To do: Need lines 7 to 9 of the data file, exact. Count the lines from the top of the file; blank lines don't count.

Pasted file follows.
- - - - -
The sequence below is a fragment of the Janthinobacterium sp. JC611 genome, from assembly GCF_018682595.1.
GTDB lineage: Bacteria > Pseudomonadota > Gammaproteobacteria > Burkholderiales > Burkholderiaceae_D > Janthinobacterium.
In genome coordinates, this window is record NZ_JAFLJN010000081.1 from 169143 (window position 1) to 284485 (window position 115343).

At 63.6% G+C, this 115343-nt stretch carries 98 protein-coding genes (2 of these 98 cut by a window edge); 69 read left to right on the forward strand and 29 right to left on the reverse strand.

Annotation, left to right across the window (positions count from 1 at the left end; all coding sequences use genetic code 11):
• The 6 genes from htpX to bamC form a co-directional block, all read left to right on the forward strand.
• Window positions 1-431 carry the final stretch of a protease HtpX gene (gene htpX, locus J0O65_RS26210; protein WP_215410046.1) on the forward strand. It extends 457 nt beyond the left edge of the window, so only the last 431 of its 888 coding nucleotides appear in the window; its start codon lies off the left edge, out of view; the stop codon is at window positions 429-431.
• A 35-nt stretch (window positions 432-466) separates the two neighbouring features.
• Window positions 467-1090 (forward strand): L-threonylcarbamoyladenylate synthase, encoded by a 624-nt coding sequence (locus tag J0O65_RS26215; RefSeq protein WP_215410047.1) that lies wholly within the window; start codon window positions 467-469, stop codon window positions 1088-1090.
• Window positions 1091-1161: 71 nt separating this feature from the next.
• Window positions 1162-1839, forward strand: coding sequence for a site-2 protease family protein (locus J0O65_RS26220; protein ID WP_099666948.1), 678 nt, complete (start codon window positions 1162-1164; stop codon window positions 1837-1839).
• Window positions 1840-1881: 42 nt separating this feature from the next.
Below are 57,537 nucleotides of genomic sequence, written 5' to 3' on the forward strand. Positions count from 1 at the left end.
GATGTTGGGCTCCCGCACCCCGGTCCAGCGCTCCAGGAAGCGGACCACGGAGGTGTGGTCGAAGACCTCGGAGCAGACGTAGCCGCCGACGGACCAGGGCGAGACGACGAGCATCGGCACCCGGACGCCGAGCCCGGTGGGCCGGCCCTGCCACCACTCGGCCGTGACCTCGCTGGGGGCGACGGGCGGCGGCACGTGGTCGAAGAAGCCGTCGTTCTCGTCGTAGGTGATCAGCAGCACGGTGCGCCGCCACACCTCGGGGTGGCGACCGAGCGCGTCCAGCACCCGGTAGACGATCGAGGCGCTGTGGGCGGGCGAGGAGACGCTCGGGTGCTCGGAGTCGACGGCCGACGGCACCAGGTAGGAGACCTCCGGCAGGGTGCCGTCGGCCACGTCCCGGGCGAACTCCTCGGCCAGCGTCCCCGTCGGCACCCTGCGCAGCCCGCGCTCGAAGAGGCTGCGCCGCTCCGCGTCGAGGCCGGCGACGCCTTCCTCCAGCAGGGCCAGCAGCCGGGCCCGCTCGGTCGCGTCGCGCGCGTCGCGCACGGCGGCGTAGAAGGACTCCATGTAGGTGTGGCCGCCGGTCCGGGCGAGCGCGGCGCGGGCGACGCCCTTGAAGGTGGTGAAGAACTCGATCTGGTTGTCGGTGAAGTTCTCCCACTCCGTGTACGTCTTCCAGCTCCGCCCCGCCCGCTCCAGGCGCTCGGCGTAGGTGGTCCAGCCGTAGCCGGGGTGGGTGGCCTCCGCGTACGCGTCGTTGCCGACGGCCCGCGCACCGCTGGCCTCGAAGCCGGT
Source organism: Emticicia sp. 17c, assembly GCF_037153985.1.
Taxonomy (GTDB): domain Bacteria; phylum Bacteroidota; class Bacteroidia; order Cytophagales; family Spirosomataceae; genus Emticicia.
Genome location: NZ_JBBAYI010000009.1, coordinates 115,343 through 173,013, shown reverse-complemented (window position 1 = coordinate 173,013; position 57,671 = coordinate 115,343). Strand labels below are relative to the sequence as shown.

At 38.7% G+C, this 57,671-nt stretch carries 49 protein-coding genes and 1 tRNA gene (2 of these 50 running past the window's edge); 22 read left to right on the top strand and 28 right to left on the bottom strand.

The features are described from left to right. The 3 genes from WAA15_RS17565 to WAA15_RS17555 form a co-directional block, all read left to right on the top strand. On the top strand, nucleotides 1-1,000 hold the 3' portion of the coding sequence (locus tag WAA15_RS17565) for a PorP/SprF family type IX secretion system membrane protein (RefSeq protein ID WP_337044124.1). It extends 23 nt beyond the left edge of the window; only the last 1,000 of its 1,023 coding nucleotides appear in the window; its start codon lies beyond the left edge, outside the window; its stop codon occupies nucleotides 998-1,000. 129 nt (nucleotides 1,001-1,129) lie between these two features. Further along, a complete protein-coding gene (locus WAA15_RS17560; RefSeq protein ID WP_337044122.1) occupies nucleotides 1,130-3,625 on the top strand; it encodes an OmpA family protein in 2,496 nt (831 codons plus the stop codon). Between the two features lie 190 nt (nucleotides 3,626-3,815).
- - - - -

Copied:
• Window positions 1-431 carry the final stretch of a protease HtpX gene (gene htpX, locus J0O65_RS26210; protein WP_215410046.1) on the forward strand. It extends 457 nt beyond the left edge of the window, so only the last 431 of its 888 coding nucleotides appear in the window; its start codon lies off the left edge, out of view; the stop codon is at window positions 429-431.
• A 35-nt stretch (window positions 432-466) separates the two neighbouring features.
• Window positions 467-1090 (forward strand): L-threonylcarbamoyladenylate synthase, encoded by a 624-nt coding sequence (locus tag J0O65_RS26215; RefSeq protein WP_215410047.1) that lies wholly within the window; start codon window positions 467-469, stop codon window positions 1088-1090.